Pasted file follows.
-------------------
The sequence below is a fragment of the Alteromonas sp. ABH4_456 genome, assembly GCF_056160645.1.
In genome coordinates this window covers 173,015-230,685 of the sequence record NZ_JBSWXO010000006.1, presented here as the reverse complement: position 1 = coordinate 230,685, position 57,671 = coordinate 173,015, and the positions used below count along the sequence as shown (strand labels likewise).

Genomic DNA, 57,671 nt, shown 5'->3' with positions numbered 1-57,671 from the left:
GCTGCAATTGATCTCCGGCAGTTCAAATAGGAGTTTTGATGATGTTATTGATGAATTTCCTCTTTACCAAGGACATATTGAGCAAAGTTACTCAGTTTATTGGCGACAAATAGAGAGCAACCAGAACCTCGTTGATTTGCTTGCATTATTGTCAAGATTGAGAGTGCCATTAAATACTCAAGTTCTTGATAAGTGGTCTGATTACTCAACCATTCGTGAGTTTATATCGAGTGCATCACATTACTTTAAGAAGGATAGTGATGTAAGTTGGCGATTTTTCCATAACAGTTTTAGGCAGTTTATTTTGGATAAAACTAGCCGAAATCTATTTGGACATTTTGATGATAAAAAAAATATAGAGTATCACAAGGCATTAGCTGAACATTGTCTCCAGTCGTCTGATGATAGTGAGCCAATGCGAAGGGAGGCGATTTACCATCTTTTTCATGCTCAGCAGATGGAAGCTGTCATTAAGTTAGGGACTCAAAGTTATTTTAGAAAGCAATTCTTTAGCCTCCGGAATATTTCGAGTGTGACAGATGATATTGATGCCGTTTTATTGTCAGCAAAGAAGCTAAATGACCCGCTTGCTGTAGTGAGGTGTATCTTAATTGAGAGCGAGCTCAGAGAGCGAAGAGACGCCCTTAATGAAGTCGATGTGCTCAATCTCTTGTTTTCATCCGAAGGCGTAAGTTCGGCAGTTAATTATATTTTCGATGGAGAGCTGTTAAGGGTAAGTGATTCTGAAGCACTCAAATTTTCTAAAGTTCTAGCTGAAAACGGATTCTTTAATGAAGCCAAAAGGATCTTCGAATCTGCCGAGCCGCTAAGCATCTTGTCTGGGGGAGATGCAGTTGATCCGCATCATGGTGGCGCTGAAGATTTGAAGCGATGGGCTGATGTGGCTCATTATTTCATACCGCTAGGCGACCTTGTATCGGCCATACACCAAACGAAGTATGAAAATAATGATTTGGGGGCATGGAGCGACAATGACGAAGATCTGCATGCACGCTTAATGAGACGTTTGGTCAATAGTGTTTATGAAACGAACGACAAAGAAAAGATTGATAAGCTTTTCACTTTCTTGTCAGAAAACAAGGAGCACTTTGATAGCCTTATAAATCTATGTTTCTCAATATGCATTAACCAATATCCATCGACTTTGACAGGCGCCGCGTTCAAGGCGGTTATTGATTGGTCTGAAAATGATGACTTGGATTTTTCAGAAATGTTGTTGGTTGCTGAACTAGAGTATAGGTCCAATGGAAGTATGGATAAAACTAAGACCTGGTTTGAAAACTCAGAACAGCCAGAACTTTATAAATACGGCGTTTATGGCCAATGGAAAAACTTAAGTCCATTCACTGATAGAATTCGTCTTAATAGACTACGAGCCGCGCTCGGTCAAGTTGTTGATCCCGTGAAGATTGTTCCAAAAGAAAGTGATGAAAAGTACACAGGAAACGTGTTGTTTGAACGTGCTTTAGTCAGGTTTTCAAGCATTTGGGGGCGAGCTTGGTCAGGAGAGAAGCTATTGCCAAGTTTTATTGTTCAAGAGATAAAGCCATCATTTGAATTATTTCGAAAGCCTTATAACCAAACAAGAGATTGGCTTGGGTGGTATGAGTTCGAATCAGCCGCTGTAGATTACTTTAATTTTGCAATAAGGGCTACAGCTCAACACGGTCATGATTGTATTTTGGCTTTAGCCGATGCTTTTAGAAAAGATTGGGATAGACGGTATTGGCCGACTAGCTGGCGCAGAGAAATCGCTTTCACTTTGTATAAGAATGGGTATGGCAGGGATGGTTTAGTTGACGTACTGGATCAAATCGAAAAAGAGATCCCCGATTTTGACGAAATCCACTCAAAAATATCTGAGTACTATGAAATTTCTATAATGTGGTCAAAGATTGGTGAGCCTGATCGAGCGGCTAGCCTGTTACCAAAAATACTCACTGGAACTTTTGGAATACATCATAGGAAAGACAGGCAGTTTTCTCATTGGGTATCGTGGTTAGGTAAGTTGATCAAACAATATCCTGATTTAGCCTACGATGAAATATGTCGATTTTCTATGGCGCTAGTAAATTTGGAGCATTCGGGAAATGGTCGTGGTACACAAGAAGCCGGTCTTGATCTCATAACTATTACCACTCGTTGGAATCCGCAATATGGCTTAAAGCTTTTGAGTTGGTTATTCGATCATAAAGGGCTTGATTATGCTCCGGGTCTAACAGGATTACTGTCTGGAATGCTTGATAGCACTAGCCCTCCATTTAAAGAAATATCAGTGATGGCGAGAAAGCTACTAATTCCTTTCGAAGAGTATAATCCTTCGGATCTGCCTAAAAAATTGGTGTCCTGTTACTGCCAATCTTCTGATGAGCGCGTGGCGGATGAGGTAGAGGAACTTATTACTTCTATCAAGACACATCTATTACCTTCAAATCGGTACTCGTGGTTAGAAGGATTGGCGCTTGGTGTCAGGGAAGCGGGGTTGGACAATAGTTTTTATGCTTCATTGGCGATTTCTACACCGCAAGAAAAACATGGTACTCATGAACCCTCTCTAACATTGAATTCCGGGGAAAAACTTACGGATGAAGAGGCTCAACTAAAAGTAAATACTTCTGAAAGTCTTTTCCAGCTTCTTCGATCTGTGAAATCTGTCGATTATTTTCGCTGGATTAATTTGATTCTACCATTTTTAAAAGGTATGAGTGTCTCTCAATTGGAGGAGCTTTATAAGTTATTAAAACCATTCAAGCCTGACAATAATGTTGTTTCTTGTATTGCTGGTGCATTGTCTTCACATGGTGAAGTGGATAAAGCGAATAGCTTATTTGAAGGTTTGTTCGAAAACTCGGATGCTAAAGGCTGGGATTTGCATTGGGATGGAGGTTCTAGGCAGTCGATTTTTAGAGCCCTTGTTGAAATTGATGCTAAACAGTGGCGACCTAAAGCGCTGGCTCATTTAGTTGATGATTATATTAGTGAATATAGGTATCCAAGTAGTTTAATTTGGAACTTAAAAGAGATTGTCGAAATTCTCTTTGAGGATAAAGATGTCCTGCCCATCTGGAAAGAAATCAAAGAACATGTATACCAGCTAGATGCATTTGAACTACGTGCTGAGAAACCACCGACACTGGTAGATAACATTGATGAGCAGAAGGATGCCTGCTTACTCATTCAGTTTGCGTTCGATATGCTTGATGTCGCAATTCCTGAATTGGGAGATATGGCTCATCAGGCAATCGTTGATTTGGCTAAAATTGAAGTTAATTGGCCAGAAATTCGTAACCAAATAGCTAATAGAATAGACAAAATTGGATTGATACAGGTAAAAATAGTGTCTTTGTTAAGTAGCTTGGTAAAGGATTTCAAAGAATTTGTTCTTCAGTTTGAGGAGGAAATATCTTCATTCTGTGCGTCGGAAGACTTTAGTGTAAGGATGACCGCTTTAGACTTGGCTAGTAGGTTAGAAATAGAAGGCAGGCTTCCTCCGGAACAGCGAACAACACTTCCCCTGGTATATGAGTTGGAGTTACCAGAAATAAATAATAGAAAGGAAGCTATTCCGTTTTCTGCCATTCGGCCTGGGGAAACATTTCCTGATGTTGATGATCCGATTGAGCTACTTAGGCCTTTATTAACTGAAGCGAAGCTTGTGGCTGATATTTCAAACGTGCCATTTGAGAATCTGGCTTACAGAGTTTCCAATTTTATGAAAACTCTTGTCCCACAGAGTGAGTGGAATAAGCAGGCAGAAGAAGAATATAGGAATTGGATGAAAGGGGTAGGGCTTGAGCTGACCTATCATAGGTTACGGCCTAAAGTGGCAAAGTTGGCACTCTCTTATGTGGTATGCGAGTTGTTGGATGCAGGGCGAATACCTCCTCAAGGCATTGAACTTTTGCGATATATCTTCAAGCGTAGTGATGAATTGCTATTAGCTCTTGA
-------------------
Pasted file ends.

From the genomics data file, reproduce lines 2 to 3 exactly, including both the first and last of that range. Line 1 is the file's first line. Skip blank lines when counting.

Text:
In genome coordinates this window covers 173,015-230,685 of the sequence record NZ_JBSWXO010000006.1, presented here as the reverse complement: position 1 = coordinate 230,685, position 57,671 = coordinate 173,015, and the positions used below count along the sequence as shown (strand labels likewise).

Genomic DNA, 57,671 nt, shown 5'->3' with positions numbered 1-57,671 from the left: